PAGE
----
Interest in gold mining in Alaska has surged, buoyed by high gold prices and the lure of a landscape that remains relatively unexplored.
Industry leaders don't expect a gold rush, the likes of which this still-young state hasn't seen in nearly a century, with hordes of miners looking to make their fortune. That's because these days making it big _ finding and developing a large prospect _ can take years, if not decades, and billions of dollars in investment. Even recreational enthusiasts can spend hours in back-breaking labor with nothing to show for it but some golden flints.
For some, though, that's all it takes to keep them trying their luck.
"It's the thrill of finding that gold," said Bill Dunlevy, who's been prospecting for about 46 years and wears his greatest find, a 5- 1/4 ounce nugget, as a necklace. "When you start finding little specks of gold, definitely you want more and more.
"It is gold fever," he said.
It's not clear how much gold there is yet to be found in Alaska, partly because the state's geology is still being learned. But what is known points to great potential across Alaska for a variety of metals, including gold, copper and platinum, said David Szumigala, a senior minerals geologist with the state.
Over the last 20 years or so, about 200 million ounces of gold have been discovered, he said, and there's likely potential for at least a couple hundred million more.
That prospect, combined with gold prices nearly quadruple what they were in 2005, about $1,720 an ounce earlier this week, is driving renewed interest in searching for gold in Alaska. There's even a reality TV show, Discovery's "Gold Rush," centered on the phenomenon.
The state reports that the number of placer mining applications, those generally indicative of smaller family-run operations, rose from about 350 in 2005 to 581 this year. The number of mining claims on state and federal lands is up over the last five years, and a fall state lease sale for gold in the shallow ocean waters off Nome generated $9.3 million in bids, a demonstration of considerable interest, according to the state Department of Natural Resources.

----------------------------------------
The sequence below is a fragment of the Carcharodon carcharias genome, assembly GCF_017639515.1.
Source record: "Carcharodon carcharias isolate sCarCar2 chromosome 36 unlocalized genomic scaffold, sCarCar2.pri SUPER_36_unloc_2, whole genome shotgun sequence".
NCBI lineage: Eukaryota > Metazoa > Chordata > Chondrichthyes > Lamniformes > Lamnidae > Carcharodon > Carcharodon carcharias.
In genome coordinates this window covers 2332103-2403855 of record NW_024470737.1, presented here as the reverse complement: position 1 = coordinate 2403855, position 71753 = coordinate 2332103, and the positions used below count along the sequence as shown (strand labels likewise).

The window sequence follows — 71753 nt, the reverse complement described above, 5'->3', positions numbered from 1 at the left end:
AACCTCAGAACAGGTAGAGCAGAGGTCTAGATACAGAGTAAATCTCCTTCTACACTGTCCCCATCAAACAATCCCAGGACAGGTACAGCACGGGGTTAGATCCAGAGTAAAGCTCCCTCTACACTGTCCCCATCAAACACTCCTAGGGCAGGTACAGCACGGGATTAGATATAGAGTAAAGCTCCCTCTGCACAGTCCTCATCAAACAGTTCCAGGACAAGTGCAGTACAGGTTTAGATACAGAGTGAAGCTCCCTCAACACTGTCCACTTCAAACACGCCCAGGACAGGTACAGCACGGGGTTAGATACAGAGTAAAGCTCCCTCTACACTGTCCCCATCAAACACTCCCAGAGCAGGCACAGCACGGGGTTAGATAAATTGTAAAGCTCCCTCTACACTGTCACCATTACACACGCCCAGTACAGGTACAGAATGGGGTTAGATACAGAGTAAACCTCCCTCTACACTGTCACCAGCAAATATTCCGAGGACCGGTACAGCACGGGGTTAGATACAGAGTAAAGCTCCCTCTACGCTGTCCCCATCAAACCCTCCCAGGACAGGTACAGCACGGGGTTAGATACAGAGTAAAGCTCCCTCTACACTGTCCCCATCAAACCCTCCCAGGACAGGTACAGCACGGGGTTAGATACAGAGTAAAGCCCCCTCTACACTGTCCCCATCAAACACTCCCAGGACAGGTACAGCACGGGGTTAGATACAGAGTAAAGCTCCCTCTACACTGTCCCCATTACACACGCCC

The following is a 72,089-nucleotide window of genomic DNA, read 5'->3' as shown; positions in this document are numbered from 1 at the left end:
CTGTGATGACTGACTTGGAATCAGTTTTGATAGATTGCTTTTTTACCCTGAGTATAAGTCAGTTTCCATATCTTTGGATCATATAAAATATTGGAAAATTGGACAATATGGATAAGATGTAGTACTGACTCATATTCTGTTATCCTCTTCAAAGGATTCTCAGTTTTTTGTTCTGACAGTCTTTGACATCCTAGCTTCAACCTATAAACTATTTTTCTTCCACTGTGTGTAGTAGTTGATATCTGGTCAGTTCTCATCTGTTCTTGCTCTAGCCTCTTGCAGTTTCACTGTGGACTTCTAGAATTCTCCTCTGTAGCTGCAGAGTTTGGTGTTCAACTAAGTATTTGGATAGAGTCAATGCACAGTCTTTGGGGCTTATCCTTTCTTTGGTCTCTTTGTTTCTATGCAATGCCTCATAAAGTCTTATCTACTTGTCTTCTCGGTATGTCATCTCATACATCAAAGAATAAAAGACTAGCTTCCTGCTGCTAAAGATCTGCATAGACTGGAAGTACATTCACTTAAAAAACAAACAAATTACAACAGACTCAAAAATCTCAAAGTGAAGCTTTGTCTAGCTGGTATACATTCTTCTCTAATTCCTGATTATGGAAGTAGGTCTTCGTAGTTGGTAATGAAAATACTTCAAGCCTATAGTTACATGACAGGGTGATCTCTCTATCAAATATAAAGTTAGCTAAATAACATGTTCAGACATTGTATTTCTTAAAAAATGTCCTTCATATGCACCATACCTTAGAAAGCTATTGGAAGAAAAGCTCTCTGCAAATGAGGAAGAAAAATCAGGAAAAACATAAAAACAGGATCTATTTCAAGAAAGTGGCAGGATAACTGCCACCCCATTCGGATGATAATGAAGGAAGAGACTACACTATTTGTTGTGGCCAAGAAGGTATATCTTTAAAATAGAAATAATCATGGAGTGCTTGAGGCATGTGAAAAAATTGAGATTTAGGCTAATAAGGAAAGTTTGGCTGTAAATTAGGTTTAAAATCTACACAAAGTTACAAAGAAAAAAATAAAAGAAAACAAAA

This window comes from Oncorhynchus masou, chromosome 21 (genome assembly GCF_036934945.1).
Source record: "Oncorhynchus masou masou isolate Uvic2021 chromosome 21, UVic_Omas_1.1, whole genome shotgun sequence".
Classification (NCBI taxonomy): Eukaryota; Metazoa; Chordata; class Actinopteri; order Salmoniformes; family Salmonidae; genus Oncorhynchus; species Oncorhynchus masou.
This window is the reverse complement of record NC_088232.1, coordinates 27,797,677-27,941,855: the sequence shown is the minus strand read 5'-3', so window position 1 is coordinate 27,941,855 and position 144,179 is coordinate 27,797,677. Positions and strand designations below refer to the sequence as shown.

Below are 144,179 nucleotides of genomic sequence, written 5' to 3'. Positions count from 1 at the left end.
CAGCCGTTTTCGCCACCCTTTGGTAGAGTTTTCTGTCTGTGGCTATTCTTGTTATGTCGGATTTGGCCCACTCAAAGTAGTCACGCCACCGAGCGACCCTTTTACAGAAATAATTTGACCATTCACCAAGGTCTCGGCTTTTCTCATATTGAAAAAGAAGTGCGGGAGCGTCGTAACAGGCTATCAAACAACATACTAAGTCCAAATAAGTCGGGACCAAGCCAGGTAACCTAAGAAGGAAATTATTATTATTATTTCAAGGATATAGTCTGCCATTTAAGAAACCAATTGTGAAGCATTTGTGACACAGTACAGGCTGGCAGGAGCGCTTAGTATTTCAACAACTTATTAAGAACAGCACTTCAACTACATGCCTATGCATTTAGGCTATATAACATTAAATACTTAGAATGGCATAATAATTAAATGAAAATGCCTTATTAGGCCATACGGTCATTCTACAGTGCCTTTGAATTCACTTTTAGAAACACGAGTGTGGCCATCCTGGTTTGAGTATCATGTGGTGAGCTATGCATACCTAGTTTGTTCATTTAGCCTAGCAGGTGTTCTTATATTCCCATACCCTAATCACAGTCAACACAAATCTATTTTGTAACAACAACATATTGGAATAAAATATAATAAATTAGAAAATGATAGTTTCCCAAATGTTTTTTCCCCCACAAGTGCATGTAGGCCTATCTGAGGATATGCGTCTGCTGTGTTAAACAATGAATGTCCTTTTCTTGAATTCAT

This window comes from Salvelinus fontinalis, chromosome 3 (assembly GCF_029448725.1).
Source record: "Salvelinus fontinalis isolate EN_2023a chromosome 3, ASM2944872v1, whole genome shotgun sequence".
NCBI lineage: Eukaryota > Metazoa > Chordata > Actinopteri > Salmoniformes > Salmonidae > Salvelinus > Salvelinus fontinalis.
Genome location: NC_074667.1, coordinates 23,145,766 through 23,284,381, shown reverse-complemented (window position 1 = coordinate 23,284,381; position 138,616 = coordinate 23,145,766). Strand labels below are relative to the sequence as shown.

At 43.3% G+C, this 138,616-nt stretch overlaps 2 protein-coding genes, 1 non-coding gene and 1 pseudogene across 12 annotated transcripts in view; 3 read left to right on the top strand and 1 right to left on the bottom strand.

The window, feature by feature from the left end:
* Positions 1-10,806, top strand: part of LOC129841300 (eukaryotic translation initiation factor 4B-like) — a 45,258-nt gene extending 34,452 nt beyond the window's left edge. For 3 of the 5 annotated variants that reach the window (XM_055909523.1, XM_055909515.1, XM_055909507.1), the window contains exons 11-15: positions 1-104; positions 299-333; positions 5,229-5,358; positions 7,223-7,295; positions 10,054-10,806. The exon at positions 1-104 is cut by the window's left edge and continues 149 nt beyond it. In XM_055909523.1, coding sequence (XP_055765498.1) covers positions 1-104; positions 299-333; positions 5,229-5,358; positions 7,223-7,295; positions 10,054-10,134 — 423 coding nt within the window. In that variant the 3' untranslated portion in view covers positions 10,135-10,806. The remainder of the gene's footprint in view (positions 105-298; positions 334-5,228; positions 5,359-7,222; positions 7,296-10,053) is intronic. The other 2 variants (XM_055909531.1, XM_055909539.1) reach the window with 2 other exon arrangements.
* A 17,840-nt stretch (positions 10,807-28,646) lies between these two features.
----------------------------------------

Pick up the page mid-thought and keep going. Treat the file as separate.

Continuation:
At least two major mine projects are in the works in southwest Alaska, Pebble Mine and Donlin Gold, both considered among the world's largest undeveloped projects. The Pebble prospect, which faces stiff opposition for its proximity to a premier sockeye salmon fishery, claims 107 million ounces of gold. (Residents of an area borough recently passed an ordinance that could stop the project _ an issue now in court.) Donlin Gold has about 34 million of proven and probable reserves.
The group promoting Pebble Mine is working to complete a prefeasibility study next year. It was announced this summer that a prefeasibility study for Donlin Gold was being updated and that the process of seeking permits could begin early next year.
Some existing mines, like Fort Knox near Fairbanks, have been able to take advantage of the market. The mine has been using a method known as heap leach to extract gold from lower-grade ore. While recovery is lower than using the traditional mill, the mine also is getting gold that it otherwise wouldn't because running the milling process is far more expensive.
The Kensington Mine near Juneau, which went on line last year, is planning construction projects in the coming months aimed at making it more efficient and competitive.
One of the major challenges for a mine project in Alaska, aside from finding the gold, is developing it: It costs more here than in many other places, Szumigala said, noting that remote mining sites require infrastructure like roads and power lines to be built. Plus, work during winter months is limited.
"You've got to have quite a war chest of money to go out today and find something," said Steve Borell, executive director of the Alaska Miners Association. "It's not easy. The easy stuff has been found."
But the payoff, for those who hit it, can be huge.
Dreams of gold draw an increasing number of people to prospecting clubs, like the one Dunlevy helps lead in Anchorage. He estimates there are eight to 10 new members a month and he fields calls regularly from people from around the world, hoping to find enough gold to pay for their lifetime trip to Alaska.
"And I tell them, `Better not count on that,'" he said. "I believe there's gold in probably every creek up here but it's not easy to come by."
Many of the newcomers he never sees again. He's not sure if that's because they don't like the club _ a place to both socialize and learn how to look for gold _ or because they didn't like the work.
It's hard, he said, and can entail being bent over for hours on end after hiking or snowshoeing into a claim carrying your equipment.
The thrill of the hunt keeps him going; the 72-year-old and several others recently bought 12 claims.
He found his prized nugget in the early 1990s on his claim south of Anchorage. It was late March, temperatures were below freezing and he'd been working through the ice. He said he'd been getting "good gold" all day but was shocked, after chipping away at clay and gravel, he found the whole nugget.
He said a jeweler in town offered him $10,000 for it, and he was later offered $20,000. He couldn't imagine what he'd be offered today; then again, he said he could never sell it.
"I told the kids, I don't know who will wind up with this when I go but I want to keep it in the family," he said. "It's like finding a five-carat diamond."